(a) Liquidity;

(b) Credit and default;

(c) Systemic or market;

(d) Interest rate;

(e) Call, prepayment, and extension;

(f) Currency;

(g) Foreign sovereign.

(8) The amount of the insurer's assets, capital and surplus, premium writings, insurance in force, and other appropriate characteristics;

(9) The amount and adequacy of the insurer's reported liabilities;

(10) The relationship of the expected cash flows of the insurer's assets and liabilities, and the risk of adverse changes in the insurer's assets and liabilities;

(11) The adequacy of the insurer's capital and surplus to secure the risks and liabilities of the insurer;

(12) Any other factors relevant to whether an investment is prudent.

Added by 130th General Assembly File No. TBD, SB 140, §1, eff. 9/4/2014.

3906.06 Investment policy.

In acquiring, investing, exchanging, holding, selling, and managing investments under this chapter, an insurer shall establish and follow a written investment policy that shall be reviewed and approved by the insurer's board of directors on at least an annual basis. The content and format of an insurer's investment policy are at the insurer's discretion, but shall include written guidelines appropriate to the insurer's business with regard to all of the following:

(A) The general investment policy of the insurer, containing policies, procedures, and controls covering all aspects of the investing function;

(B) Quantified goals and objectives regarding the composition of classes of investments, including maximum internal limits;

(C) Periodic evaluations of the investment portfolio as to its risk and reward characteristics;

(D) Professional standards for the individuals making day-to-day investment decisions to assure that investments are managed in an ethical, prudent, and capable manner;

(E) The types of investments that are allowed and that are prohibited, based on their risk and reward characteristics and the insurer's level of experience with the investments;

(F) The relationship of classes of investments to the insurer's insurance products and liabilities;

(G) The manner in which the insurer intends to implement section 3906.05 of the Revised Code;

(H) The level of risk, based on quantitative measures, appropriate for the insurer given the level of capitalization and expertise available to the insurer.

Added by 130th General Assembly File No. TBD, SB 140, §1, eff. 9/4/2014.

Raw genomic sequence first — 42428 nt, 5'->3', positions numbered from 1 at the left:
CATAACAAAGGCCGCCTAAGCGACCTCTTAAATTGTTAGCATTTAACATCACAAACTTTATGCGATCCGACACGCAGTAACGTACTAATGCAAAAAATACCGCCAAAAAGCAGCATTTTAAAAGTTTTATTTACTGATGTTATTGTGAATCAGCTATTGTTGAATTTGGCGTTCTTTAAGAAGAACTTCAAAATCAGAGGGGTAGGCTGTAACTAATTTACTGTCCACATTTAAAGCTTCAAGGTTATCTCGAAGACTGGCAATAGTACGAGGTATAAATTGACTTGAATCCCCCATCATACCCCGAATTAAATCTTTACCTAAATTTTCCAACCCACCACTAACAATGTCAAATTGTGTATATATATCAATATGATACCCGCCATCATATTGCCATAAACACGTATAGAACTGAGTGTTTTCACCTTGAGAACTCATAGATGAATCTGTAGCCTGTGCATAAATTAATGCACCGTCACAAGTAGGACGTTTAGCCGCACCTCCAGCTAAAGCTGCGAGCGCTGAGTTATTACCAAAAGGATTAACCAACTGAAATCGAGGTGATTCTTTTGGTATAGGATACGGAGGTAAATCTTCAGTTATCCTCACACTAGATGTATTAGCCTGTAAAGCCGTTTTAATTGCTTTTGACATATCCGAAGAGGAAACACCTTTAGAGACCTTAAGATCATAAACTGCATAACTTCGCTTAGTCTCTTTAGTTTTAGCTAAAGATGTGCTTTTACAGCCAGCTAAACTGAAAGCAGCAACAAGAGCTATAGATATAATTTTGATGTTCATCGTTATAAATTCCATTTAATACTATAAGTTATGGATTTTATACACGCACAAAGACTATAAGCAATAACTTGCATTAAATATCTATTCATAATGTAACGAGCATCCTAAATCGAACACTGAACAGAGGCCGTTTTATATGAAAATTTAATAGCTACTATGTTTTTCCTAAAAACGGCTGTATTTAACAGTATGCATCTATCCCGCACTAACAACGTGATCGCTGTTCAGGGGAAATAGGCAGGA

3906.07 Classes of investment for purposes of minimum asset requirement.

All of the following classes of investments may be counted for the purposes specified in section 3906.11 of the Revised Code, whether they are made directly or as a participant in a partnership, joint venture, or limited liability company:

(A) Cash, and cash equivalents, in the direct possession of the insurer or on deposit with a financial institution regulated by any federal or state agency of the United States;

(B) Bonds, debt-like preferred stock, and other evidences of indebtedness of governmental units in the United States or Canada, or the instrumentalities of the governmental units, or private business entities domiciled in the United States or Canada, including asset-backed securities, securities valuation office listed mutual funds, and securities valuation office listed exchange traded funds;

(C) Loans with a loan to value ratio of no greater than eighty per cent that are secured by mortgages, trust deeds, or other security interests in real property located in the United States or Canada, or secured by insurance against default issued by a government insurance corporation of the United States or Canada or by an insurer authorized to do business in this state;

(D) Unaffiliated common stock, or equity-like preferred stock, or equity interests in any business entity organized under the United States, any state thereof, the District of Columbia, the Commonwealth of Puerto Rico, Canada, or any province or territory of Canada, or shares of mutual funds or exchange traded funds registered with the securities and exchange commission of the United States under the "Investment Company Act of 1940," 54 Stat. 789, 15 U.S.C. 80a-1 to 80a-64, other than securities valuation office listed mutual funds and securities valuation office listed exchange traded funds;

(E) Real property necessary for the convenient transaction of the insurer's business;

(F) Real property, together with the fixtures, furniture, furnishings, and equipment pertaining thereto in the United States or Canada, which produces, or after suitable improvement can reasonably be expected to produce, substantial income;